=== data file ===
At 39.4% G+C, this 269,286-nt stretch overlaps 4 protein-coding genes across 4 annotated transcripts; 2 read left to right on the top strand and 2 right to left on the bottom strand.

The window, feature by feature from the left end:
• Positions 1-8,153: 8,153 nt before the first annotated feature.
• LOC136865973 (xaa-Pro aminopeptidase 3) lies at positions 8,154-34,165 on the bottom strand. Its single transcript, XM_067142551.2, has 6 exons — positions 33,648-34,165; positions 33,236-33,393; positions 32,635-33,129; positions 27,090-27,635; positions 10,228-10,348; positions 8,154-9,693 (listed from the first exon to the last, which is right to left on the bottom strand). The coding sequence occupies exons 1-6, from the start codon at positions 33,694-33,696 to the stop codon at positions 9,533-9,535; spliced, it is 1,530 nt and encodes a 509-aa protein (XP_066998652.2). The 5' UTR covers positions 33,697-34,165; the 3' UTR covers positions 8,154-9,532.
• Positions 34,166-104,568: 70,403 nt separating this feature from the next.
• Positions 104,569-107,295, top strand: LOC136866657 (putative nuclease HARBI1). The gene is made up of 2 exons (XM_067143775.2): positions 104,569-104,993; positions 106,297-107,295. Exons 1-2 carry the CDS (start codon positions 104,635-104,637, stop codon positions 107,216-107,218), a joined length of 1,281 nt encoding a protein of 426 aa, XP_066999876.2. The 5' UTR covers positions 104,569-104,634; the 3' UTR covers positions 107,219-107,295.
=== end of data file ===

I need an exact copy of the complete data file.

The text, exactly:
At 39.4% G+C, this 269,286-nt stretch overlaps 4 protein-coding genes across 4 annotated transcripts; 2 read left to right on the top strand and 2 right to left on the bottom strand.

The window, feature by feature from the left end:
• Positions 1-8,153: 8,153 nt before the first annotated feature.
• LOC136865973 (xaa-Pro aminopeptidase 3) lies at positions 8,154-34,165 on the bottom strand. Its single transcript, XM_067142551.2, has 6 exons — positions 33,648-34,165; positions 33,236-33,393; positions 32,635-33,129; positions 27,090-27,635; positions 10,228-10,348; positions 8,154-9,693 (listed from the first exon to the last, which is right to left on the bottom strand). The coding sequence occupies exons 1-6, from the start codon at positions 33,694-33,696 to the stop codon at positions 9,533-9,535; spliced, it is 1,530 nt and encodes a 509-aa protein (XP_066998652.2). The 5' UTR covers positions 33,697-34,165; the 3' UTR covers positions 8,154-9,532.
• Positions 34,166-104,568: 70,403 nt separating this feature from the next.
• Positions 104,569-107,295, top strand: LOC136866657 (putative nuclease HARBI1). The gene is made up of 2 exons (XM_067143775.2): positions 104,569-104,993; positions 106,297-107,295. Exons 1-2 carry the CDS (start codon positions 104,635-104,637, stop codon positions 107,216-107,218), a joined length of 1,281 nt encoding a protein of 426 aa, XP_066999876.2. The 5' UTR covers positions 104,569-104,634; the 3' UTR covers positions 107,219-107,295.